30 January 2009

How I learned Swedish

[This picture is from Malmö]

Besides the early days of going to Helsingborg [spelled Hälsingborg back in those days, can any Swede tell me why?] to buy books and eat "glass" [ice cream] and "varm korv med potatismos" [hot dogs with mashed potatoes/sausage and mash], in 1974 I discovered that there was a field called technical translation. Having always been a good student in chemistry in college, I thought I'd give it a try.

I rifled through the yellow pages in major cities across the U.S. and sent out query letters to about a hundred translation agencies. Nothing. About a year later I got a call from the Institute LanFranco in San Francisco, asking if I could translate an article from Norwegian about aluminum rolling mills. "No problem." I got the 5-page document in the mail and then read the entire article on aluminum in the Britannica, dusted off my Norwegian-English dictionary, and produced a believable article -- anyway, there were no complaints. [And this was before instant answers and diagrams on the Internet.] I think I was paid 1.5 cents per word. Wow, this wasn't so hard.

So for the next year I survived mostly by doing translation, since my previous attempts to interest publishers in avant-garde Danish fiction, and even a Danish fantasy novel about the national hero, Holger Danske, at the court of Charlemagne and fighting the Saracens, had come to naught. I hooked up with one of the best agencies in the States, AD-EX, and was soon their go-to guy for translating Swedish nuclear power documentation for an American company that was selling them reactors. This lucrative gig lasted until 1980, when in the wake of Three Mile Island, Swedish voters passed a referendum to cut back on nuclear power. End of gravy train, but by that time I was pretty freaked out about working in this "evil" industry anyway.

[Barsebäck Nuclear Power Plant – now closed]

I had acquired some typesetting machines in 1976-77 in order to supply AD-EX with foreign-language typography for their corporate clients. Besides doing the standard Spanish, French, and German jobs for them, Arabic was big at the time because the Saudis and Gulf states were spending money like crazy with American companies. So I took an Arabic course at UC Berkeley and started doing Arabic rub-on press type for headlines on brochures. Then I bought an IBM electric typewriter that went from right to left and learned to type on the Arabic/Farsi keyboard. This was all fine as long as the copy to be "typeset" was already typed. Unfortunately what the agency received from their translators was usually handwritten. As anyone who has studied Arabic will know, the penmanship of the average writer leaves much to be desired. In fact, if you don't know the language well you have no hope of guessing what many words are.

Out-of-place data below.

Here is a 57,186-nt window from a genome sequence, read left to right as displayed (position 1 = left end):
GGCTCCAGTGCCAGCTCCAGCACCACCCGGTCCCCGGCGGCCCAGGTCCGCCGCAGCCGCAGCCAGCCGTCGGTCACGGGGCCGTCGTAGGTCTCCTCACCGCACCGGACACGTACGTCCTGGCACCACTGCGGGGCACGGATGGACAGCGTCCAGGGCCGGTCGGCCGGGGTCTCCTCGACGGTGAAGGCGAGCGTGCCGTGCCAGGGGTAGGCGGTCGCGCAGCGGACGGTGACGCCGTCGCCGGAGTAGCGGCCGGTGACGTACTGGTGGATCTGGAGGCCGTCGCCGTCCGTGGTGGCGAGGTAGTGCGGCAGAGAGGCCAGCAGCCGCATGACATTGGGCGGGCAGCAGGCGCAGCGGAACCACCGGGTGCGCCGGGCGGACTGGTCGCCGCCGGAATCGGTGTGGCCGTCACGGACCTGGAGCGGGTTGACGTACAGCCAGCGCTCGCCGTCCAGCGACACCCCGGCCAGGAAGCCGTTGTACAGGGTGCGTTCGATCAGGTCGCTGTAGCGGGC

So that's how I learned Swedish, beyond just reading novels. In addition to nuclear power, I learned lots of vocabulary from many scientific, industrial, and business fields in all 3 Nordic languages and German. I even did a 100-page book from Dutch "proving" that the probability of a nuclear meltdown in Holland was less than a 747 crashing into a stadium during the final game of the World Cup. Turns out it was all great training for doing crime fiction. How many times does a translator have to know whether the safety-relief valve will handle the proper volume of feedwater flow after a LOCA when blowing down to the pressure suppression pool without significant cavitation, anyway?


  1. When I was a young student of English, I dreamed of translating fiction (just like many of my fellow students). Later I got a teaching job just by asking, and found out how lousy wages most translaters got - so here I am. I was quite surprised a couple of years ago, however, when I was asked to translate a non-fiction article how much better that was paid. Not really fair, I think. In my opinion it takes much more to translate great fiction properly.

  2. Tak, Dorte, I agree completely. When I was doing a lot of technical translation, I enlisted my wife to help out on a rush job one weekend. (They're usually on weekends or holidays, when the executives & lawyers who ordered them are out on their yachts.) She did a rough draft and I checked it. I said, "Why are you using synonyms for these technical terms? It's not fiction -- you have to use the same word every time. That's how you make money."

  3. As long as you don't get my toaster instruction leaflet wrong!

    I think that long before my time it was actually Helsinborg, because in my childhood the e-spelling felt very old fashioned. Which should mean that the spelling with an ä was modern. Now I believe it's being internationally streamlined which matters.

  4. Thanks for the info -- I miss the ä! Looks too Danish now that they're trying to make Örestad into one big city.

  5. I have friends in Svensk Finland who have helped me with my Swedish. At a Lutheran church conference I met some Americans from Minnesota who were completely bi-lingual. They spoke Swedish at home and English at school, college etc. They would have found translation much easier than you, but you have done an outstanding job. Well done. Fint!

  6. Hi Rev, I guess having read Swedish since 1964 helps! Haven't mastered all the modern slang yet though.

  7. I worked for LanFranco Translation Agency as office manager and in-house translator for German for six months in 1985-6. Some of their practices were pretty unethical, so your story doesn't surprise me.

  8. Hi Laura,
    Yeah, that Federico was something else! (That was his name, wasn't it?) Were they still in the funky old building on Market Street then? Marble floors and old-fashioned doors with glass panels and gold lettering?